The Rescue by V.S. Pritchett, 1973
The magic trick:
Bringing the subtext into the main text suddenly during the story’s coda
“The Rescue” follows an unusual emotional arc. It moves along for awhile seemingly a portrait of the narrator’s mother and her interesting relationship with an interesting man, Ellis. Well, I shouldn’t say “seemingly,” It is a portrait of the mom, and it peaks during the titular rescue scene at the lake. But as the resolution begins to play out, the reader is jolted by a change of direction. Suddenly, it becomes clear that the story was portraying something very different all along. Now maybe I should’ve seen it there all along. Certainly when you look back through the story there are signs of the narrator’s feelings nestled throughout the text. But it’s a subtle thing, and the change, if you want to call it that, at the end only goes to show how people’s lives and stories are never solitary; they always intertwine and influence. And that’s quite a trick on Pritchett’s part.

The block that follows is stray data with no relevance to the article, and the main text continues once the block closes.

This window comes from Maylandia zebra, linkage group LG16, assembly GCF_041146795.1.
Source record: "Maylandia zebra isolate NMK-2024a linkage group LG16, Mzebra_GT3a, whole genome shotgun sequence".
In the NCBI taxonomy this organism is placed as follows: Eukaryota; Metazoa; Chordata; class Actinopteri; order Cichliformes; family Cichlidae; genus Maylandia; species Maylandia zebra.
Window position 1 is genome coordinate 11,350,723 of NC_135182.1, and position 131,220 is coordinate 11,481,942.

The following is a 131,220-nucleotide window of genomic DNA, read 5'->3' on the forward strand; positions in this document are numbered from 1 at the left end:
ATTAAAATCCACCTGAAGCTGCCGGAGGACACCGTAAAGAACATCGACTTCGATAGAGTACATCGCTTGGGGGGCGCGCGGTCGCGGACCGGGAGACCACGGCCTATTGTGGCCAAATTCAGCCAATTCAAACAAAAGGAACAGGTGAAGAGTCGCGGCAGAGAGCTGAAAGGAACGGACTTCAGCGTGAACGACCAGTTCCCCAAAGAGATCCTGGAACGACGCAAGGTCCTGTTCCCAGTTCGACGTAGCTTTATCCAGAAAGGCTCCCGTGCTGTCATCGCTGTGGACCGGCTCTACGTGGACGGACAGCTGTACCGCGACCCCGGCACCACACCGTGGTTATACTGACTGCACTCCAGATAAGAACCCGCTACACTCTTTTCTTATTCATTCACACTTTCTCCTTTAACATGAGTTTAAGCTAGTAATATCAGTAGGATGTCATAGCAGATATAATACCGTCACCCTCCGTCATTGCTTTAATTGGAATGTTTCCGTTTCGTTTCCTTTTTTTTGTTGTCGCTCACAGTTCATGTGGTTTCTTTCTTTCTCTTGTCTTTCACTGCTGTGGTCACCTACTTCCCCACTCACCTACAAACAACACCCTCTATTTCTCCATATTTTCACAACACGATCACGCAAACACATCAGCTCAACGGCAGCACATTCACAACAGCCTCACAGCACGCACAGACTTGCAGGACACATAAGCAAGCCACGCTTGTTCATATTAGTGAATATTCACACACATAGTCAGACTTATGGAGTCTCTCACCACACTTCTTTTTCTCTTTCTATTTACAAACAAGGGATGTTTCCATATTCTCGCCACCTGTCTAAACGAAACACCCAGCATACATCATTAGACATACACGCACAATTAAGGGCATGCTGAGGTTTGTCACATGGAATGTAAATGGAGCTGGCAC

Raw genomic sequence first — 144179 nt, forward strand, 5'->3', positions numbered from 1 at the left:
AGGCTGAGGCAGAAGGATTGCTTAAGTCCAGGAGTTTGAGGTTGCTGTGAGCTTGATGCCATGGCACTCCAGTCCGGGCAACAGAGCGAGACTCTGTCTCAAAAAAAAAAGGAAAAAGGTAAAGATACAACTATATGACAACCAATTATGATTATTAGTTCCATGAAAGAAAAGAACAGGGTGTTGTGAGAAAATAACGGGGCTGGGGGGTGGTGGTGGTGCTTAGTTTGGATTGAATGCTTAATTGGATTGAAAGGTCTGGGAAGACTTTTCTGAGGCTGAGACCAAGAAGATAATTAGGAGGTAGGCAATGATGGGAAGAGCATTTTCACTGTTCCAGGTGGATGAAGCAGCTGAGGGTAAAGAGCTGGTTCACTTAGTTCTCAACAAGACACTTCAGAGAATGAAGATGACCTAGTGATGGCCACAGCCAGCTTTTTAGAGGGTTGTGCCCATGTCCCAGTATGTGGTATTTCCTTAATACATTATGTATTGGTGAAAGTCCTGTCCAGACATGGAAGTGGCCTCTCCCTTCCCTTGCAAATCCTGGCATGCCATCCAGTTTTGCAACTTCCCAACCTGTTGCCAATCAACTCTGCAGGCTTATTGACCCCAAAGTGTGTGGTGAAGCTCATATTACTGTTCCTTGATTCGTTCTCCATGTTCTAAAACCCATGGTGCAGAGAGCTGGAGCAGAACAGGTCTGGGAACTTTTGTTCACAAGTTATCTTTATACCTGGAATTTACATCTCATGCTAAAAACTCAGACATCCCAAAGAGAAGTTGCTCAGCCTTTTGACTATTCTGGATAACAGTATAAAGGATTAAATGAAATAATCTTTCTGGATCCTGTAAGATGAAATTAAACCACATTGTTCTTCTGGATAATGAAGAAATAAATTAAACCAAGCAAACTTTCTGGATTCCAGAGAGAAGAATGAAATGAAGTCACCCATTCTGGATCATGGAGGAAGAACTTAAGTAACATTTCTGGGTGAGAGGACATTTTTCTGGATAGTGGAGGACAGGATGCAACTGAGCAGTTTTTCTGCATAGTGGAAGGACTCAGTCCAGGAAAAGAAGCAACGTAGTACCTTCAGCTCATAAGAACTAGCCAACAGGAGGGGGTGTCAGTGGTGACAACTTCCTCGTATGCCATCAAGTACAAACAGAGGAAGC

After he left I said, “He looked as thought he was going to cry.”
“No, his eyes just swell up when he looks at you,” my brother said.
“I’ll say,” said George.
I knew that. Ellis had very large eyes and they did swell whenever he saw me come into the library. I used to make up questions about books until I made him leave his desk and say, “I’ll get that book for you.”
I used to have a special look that said, “You can do better than that” or “Why do you do what you’re told?” And I had another very long look that said, “I know that when you are saying things to mother, you are really saying them to me. You are frightened of me.”